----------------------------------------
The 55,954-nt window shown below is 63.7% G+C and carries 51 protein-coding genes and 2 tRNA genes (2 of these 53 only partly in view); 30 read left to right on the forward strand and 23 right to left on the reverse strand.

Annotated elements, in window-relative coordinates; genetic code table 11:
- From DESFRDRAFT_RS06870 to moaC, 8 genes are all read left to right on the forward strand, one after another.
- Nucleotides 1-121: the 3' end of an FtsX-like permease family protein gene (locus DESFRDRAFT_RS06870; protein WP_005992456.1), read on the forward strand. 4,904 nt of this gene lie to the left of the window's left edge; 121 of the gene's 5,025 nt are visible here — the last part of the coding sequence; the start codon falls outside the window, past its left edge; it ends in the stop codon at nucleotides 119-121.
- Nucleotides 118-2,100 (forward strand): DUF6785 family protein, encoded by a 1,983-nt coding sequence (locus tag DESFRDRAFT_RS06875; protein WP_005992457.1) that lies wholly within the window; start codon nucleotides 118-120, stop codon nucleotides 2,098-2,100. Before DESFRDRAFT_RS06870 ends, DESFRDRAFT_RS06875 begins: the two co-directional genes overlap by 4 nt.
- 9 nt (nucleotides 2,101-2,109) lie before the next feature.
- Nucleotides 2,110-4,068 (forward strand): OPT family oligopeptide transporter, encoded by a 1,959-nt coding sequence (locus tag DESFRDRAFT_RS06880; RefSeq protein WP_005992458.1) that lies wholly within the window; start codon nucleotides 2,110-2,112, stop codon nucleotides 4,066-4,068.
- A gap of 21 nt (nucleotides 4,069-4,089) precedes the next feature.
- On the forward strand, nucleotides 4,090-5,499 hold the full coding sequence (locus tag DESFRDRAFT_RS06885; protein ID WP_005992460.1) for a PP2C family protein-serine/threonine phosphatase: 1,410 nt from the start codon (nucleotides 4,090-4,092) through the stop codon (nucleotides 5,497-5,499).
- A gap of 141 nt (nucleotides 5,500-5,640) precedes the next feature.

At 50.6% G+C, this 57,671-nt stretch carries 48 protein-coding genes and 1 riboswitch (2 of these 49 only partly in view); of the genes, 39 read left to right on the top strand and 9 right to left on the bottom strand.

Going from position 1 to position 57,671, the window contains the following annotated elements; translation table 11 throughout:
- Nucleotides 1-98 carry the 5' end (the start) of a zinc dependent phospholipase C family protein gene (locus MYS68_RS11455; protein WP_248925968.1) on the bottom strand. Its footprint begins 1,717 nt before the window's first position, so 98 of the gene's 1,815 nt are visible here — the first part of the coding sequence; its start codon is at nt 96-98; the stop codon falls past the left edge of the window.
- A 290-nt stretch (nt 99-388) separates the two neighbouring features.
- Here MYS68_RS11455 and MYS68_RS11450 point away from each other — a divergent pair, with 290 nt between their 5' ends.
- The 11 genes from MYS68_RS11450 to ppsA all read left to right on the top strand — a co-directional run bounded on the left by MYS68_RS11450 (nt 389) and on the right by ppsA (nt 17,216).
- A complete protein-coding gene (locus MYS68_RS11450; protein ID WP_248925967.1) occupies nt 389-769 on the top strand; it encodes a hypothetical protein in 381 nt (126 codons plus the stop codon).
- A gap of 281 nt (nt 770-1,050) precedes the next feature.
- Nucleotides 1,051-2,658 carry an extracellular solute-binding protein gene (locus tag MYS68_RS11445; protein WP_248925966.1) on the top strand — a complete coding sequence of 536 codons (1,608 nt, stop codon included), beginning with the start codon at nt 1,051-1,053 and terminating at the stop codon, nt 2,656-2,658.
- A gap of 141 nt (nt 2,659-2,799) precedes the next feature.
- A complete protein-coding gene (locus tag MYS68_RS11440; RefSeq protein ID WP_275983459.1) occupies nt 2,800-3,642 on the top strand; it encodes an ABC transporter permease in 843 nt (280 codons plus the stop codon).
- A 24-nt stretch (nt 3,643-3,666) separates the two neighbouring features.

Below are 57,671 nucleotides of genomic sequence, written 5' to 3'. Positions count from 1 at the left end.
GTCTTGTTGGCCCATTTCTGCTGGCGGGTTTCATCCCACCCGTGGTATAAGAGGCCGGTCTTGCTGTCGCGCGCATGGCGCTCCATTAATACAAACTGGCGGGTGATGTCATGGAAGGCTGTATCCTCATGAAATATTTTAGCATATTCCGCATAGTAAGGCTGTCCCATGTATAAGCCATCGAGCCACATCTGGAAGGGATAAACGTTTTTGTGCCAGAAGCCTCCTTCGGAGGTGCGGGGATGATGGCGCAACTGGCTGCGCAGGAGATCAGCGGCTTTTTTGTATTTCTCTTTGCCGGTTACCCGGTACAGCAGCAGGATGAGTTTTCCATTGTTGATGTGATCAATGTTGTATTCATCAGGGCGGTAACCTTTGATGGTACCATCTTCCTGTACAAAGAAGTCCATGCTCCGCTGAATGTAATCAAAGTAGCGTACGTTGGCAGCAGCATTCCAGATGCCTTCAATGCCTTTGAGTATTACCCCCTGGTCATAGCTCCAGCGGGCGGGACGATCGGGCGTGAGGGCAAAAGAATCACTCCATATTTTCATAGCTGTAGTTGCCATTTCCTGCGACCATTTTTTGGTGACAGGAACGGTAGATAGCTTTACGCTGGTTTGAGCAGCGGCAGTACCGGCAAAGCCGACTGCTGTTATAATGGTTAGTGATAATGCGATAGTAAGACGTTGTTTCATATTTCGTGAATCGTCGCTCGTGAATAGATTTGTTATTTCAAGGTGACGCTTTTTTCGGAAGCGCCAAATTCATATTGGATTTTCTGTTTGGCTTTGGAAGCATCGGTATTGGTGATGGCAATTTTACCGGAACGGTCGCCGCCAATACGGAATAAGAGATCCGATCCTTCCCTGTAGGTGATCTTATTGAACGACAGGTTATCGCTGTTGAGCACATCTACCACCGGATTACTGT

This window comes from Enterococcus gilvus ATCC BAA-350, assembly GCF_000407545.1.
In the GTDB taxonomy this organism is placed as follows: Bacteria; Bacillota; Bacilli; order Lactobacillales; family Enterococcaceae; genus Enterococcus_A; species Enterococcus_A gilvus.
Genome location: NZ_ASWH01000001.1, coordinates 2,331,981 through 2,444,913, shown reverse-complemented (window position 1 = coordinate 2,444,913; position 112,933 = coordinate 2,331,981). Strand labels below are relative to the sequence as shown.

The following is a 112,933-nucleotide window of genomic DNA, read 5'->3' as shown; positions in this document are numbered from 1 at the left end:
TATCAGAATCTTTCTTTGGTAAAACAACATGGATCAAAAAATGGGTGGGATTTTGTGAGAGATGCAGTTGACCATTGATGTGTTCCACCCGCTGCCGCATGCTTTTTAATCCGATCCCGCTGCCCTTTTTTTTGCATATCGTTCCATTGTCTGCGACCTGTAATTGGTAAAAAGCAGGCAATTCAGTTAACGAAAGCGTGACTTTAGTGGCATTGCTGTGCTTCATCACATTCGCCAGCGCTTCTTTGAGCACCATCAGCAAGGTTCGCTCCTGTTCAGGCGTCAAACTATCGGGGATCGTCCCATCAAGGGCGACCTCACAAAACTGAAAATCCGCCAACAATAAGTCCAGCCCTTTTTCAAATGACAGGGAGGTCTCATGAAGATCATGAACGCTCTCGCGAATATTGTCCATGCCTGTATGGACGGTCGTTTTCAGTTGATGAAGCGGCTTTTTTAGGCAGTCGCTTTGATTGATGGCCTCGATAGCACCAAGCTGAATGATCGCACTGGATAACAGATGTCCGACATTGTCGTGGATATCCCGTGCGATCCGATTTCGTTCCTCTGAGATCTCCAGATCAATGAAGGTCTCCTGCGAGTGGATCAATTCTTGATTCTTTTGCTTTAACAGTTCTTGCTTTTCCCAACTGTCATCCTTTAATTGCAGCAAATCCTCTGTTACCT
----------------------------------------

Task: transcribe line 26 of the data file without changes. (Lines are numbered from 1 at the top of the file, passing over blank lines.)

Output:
In the GTDB taxonomy this organism is placed as follows: Bacteria; Bacillota; Bacilli; order Lactobacillales; family Enterococcaceae; genus Enterococcus_A; species Enterococcus_A gilvus.